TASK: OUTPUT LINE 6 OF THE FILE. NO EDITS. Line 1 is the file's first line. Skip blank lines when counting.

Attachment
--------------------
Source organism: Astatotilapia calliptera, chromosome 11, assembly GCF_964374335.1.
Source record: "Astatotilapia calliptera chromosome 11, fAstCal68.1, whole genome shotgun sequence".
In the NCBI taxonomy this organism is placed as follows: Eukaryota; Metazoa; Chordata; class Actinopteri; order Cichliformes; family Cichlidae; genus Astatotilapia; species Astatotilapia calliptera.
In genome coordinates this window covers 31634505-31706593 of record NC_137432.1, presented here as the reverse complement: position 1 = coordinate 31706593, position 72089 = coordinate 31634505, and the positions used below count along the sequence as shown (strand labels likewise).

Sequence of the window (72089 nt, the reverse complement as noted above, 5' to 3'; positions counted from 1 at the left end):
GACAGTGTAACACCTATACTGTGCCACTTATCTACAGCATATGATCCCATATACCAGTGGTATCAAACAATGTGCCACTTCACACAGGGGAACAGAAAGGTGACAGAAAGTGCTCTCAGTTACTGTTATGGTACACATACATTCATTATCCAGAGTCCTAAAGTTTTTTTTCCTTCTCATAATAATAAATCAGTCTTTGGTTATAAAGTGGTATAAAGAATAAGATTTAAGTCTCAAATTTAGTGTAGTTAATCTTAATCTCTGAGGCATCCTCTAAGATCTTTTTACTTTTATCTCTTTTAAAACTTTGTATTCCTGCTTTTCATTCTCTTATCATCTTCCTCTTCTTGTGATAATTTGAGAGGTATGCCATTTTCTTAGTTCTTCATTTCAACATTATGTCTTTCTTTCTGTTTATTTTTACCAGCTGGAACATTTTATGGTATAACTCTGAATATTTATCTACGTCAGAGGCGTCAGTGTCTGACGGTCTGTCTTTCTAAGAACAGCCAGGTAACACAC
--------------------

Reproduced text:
GACAGTGTAACACCTATACTGTGCCACTTATCTACAGCATATGATCCCATATACCAGTGGTATCAAACAATGTGCCACTTCACACAGGGGAACAGAAAGGTGACAGAAAGTGCTCTCAGTTACTGTTATGGTACACATACATTCATTATCCAGAGTCCTAAAGTTTTTTTTCCTTCTCATAATAATAAATCAGTCTTTGGTTATAAAGTGGTATAAAGAATAAGATTTAAGTCTCAAATTTAGTGTAGTTAATCTTAATCTCTGAGGCATCCTCTAAGATCTTTTTACTTTTATCTCTTTTAAAACTTTGTATTCCTGCTTTTCATTCTCTTATCATCTTCCTCTTCTTGTGATAATTTGAGAGGTATGCCATTTTCTTAGTTCTTCATTTCAACATTATGTCTTTCTTTCTGTTTATTTTTACCAGCTGGAACATTTTATGGTATAACTCTGAATATTTATCTACGTCAGAGGCGTCAGTGTCTGACGGTCTGTCTTTCTAAGAACAGCCAGGTAACACAC